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U of U BIOEN 6003 - Neurons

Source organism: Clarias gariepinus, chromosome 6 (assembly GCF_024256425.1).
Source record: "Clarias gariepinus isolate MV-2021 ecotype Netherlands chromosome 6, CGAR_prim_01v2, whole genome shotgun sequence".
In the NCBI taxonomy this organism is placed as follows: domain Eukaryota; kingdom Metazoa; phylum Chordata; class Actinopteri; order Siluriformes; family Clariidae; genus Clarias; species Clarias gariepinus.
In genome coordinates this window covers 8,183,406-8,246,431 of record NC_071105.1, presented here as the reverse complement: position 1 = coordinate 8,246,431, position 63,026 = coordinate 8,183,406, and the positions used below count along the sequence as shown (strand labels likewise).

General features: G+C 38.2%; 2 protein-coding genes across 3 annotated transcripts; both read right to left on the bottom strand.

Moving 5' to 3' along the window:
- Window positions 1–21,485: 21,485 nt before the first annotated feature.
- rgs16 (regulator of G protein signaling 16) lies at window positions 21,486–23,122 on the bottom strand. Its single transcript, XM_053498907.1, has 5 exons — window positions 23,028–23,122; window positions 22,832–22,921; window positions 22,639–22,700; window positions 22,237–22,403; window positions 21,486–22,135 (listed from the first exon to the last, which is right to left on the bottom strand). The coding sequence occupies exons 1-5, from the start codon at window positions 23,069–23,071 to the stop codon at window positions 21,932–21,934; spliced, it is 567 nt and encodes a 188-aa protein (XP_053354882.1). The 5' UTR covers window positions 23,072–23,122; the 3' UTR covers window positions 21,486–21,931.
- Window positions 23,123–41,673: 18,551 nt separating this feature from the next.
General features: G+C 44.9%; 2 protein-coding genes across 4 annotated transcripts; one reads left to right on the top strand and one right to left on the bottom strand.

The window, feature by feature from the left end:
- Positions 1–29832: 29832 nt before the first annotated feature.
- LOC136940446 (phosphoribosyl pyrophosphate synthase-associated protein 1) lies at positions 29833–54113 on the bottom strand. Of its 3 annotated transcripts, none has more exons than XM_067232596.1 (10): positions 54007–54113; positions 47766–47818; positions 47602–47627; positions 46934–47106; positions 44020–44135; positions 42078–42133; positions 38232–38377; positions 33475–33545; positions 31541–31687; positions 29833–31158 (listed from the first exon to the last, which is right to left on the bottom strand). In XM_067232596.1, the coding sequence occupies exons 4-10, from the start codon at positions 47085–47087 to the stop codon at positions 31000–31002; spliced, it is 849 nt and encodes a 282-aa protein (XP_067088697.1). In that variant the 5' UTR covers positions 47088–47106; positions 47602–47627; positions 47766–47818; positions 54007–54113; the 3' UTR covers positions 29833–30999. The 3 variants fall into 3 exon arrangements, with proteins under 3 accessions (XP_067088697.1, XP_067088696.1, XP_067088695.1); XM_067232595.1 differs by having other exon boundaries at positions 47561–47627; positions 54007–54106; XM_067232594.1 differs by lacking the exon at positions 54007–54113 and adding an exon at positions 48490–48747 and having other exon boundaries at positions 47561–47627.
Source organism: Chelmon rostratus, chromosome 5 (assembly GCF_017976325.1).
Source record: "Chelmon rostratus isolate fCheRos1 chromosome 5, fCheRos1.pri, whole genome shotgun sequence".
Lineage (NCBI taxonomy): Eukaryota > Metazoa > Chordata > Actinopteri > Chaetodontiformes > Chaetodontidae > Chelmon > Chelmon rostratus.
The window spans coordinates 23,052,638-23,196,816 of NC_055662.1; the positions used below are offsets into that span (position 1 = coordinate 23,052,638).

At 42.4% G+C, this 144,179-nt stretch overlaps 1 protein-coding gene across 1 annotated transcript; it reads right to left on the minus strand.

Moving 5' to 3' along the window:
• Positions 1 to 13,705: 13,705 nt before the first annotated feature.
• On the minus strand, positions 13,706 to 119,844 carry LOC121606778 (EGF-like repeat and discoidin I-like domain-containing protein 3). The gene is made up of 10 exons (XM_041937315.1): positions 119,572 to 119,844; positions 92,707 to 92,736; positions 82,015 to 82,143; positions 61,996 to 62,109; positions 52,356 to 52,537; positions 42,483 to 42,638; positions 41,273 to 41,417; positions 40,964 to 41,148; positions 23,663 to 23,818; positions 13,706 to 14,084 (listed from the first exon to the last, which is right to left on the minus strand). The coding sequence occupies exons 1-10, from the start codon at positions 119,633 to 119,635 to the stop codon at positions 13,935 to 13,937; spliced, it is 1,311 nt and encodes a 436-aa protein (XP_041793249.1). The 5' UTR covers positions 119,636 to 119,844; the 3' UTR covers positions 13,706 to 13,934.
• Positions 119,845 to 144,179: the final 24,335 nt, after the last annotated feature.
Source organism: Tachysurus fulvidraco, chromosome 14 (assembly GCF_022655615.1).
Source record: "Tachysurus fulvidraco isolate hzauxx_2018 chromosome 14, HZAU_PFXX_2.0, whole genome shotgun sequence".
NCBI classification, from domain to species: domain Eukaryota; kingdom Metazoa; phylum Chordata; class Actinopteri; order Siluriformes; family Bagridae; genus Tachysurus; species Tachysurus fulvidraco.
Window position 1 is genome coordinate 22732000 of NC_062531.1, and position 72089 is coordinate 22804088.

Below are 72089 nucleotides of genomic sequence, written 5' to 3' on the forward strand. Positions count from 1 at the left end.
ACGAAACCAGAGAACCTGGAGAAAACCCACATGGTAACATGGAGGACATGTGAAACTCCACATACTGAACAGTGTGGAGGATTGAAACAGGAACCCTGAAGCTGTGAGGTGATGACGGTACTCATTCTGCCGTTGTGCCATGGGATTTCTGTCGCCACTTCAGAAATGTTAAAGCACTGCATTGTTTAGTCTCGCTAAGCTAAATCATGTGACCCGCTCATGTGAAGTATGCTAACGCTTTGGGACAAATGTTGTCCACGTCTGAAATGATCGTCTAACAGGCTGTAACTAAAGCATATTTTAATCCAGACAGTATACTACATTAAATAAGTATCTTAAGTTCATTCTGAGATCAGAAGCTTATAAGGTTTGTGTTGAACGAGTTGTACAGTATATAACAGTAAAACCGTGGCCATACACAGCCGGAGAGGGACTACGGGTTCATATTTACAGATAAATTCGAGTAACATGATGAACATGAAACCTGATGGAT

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1BE 6003 Fall 2008NeuronsJohn A. WhiteDept. of [email protected] 6003 Fall 2008What makes neurons differentfrom cardiomyocytes?• Morphological polarity• Transport systems• Shape and function of action potentials• Neuronal firing patterns• Different roles of Ca2+• Methods of propagation• Mechanisms of synaptic transmission• Mechanisms of intracellular integration• Glial support systems• Synaptic plasticity• Homeostatic plasticity2BE 6003 Fall 2008The father of modernneuroscienceRamon y Cajal1852-1934Nobel prize 1906Neuron doctrine: neurons are the basicstructural and functional unit of the nervoussystemhttp://nobelprize.orgMorphological polarityBE 6003 Fall 2008Morphological polarityRamon y Cajal1852-1934Law of dynamic polarization: nerve cellsare polarized, receiving information on theircell bodies and dendrites, and conductinginformation to distant locations through axonshttp://nobelprize.orgBerne and LevyMorphological polarity3BE 6003 Fall 2008Cajal’s arthttp://nobelprize.orgCerebellumOptic tectumCerebral cortexMorphological polarityBE 6003 Fall 2008Microtubule-based transportTransport systemsSalinas et al. (2008) Curr Opin Cell Bio 20: 445-4534BE 6003 Fall 2008Neuronal action potentials areNa+ and K+ dominatedShape and function of APsBerne and LevyBE 6003 Fall 2008Refractory periods are shortShape and function of APsWhite (2000) Encyclopedia of the Human Brain5BE 6003 Fall 2008Crucial features of the neuronalaction potentialNa+ channel activationNa+ channel inactivationK+ channel activationNa+ channels are inactivated Impossible to generate another APNa+ channels still recovering from inactivationK+ channels still recovering from activationPossible, but more difficult, to generate APWhite (2000) Encyclopedia of the Human BrainShape and function of APsBE 6003 Fall 2008Neurons can fire at high ratesNeuronal firing patternsWhite (2000) Encyclopedia of the Human Brain6BE 6003 Fall 2008Neurons can fire at high ratesColburn et al. (2003) J Assoc Res Otol 4: 294-311 Neuronal firing patternsBE 6003 Fall 2008Spike-rate adaptation is verycommon in neuronsDayan and Abbott, Fig. 5.6Neuronal firing patterns7BE 6003 Fall 2008SK-type Ca2+-activated K+ channelsoften play a role in adaptationCalmodulin-binding domainStocker (2004) Nature Reviews Neuroscience 5: 758-770Neuronal firing patternsBE 6003 Fall 2008Neuronal calcium channelsKhosravani and Zamponi (2006) Physiol Rev 86: 941-966L: Slow, largely non-inactivating. Found incell bodies, dendrites.P/Q, N: Slowlyinactivating,presynaptic terminalsR: More rapidinactivation than P/Q,N. Presynapticterminals, proximaland distal dendrites.T: Low-threshold,rapidly inactivating.Soma and (distal?)dendrites.Neuronal firing patterns8BE 6003 Fall 2008Multi-state activity inthalamocortical neuronsMcCormick and Pape (1990) J Physiol 431: 291-318.Neuronal firing patternsBE 6003 Fall 2008Major roles of Ca2+ in neuronsDifferent roles of Ca2+• Triggers spike-rate adaptation• Involved in bursting• Triggers exocytosis at chemicalsynapses• Involved in dendritic processing• Local signal for synaptic plasticity• Control signal for cellular homeostasis9BE 6003 Fall 2008Propagation in unmyelinatedaxonsMethods of propagationWhite (2000) Encyclopedia of the Human BrainBE 6003 Fall 2008Myelination of axonsMethods of propagationhttp://en.wikipedia.org/wiki/Myelin10BE 6003 Fall 2008Myelination of axonsMethods of propagationBerne and LevyBE 6003 Fall 2008Propagation in myelinated axonsMethods of propagationNa+Na+K+Refractory Spiking Charging11BE 6003 Fall 2008Myelinated axons have higherconduction velocitiesMethods of propagationhttp://www.physiol.usyd.edu.au/daved/teaching/cv.htmlBE 6003 Fall 2008Electrical synapsesMechanisms of synaptic transmissionBerne and Levy12BE 6003 Fall 2008Electrical synapses are resistiveand bidirectionalMechanisms of synaptic transmissionsynaptic inputVm(1)+-+-C1G1Vrest1G1Vrest2Vm(2)+-+-C1GgapBE 6003 Fall 2008Chemical synapsesMechanisms of synaptic transmissionBerne and Levy13BE 6003 Fall 2008Chemical synapsesBerne and LevyCa2+• Immediately releasable pool:vesicles held close to plasmamembrane by SNAREs• Depolarization of presynapticterminal• Ca2+ entry• Fusion• Diffusion of neurotransmitteracross cleft• Binding to postsynaptic receptor• Recycling of neurotransmitterMechanisms of synaptic transmissionBE 6003 Fall 2008Resupplying the immediatelyreleasable poolBerne and LevyCa2+• Depol. of presyn. terminal• Ca2+ entry• Activation of CaMKII• Phosphorylation of synapsin I• Synapsin I frees vesicles• SNAPs and SNAREs dock thevesicleMechanisms of synaptic transmission14BE 6003 Fall 2008Distinguishing features ofchemical synapsesGmVrest+-+-Vm+-CmGsynEsynoutsideinsidesynaptic inputUnidirectionalInduce post-synapticconductancechange (usuallyan increase)Mechanisms of synaptic transmissionBE 6003 Fall 2008Two distinct classes of chemicalsynaptic receptorsMechanisms of synaptic transmission•Ionotropic– Postsynaptic receptor is an ion channel– Binding of ligand (neurotransmitter) changes Popen– Fast, transient, small gain•Metabotropic– Postsynaptic receptor is tied to postsynaptic 2nd-messengersystems (usually G-protein-based)– Slow, long-lasting, enormous gain15BE 6003 Fall 2008Major neurotransmitters andneuromodulatorsMechanisms of synaptic transmission•Amino acids–Glutamate–GABA (gamma aminobutyric acid)–Glycine•Acetylcholine•Catecholamines–Norepinephrine–Dopamine–Serotonin•Peptides–Opiods (endorphins, enkephalins, dynorphins)–Substance P•Gases–Nitric oxide–COBE 6003 Fall 2008Spontaneous release of singlevesicles (quanta)Berne and LevyMechanisms of synaptic transmission16BE 6003 Fall 2008Ionotropic EPSPs and IPSPsBerne and LevyMechanisms of synaptic transmissionBE 6003 Fall 2008Quantal releaseBerne and LevyMechanisms of synaptic transmission17BE 6003 Fall 2008Binomial modelMechanisms of synaptic transmission! P(q = k) =N!k!(N " k)!pk(1" p)n"kE[q] = Np#2= Np(1" p)BE 6003 Fall 2008Classical model of neuronalintegration of inputsMechanisms of intracellular integrationBerne and LevyExcitatory inputstend to innervatedendritesInhibitory inputstend to innervatecell bodies18BE 6003 Fall 2008Spatial and temporal summationMechanisms of intracellular integrationBerne and LevyBE 6003 Fall 2008Cable theoryMechanisms of intracellular integration! 2#2Vm#x2= m#Vm#t+ Vm(x,t)%Vm0! "=a2#iGm [=] mm$M= Cm/Gm [=] ms19BE 6003 Fall 2008DC response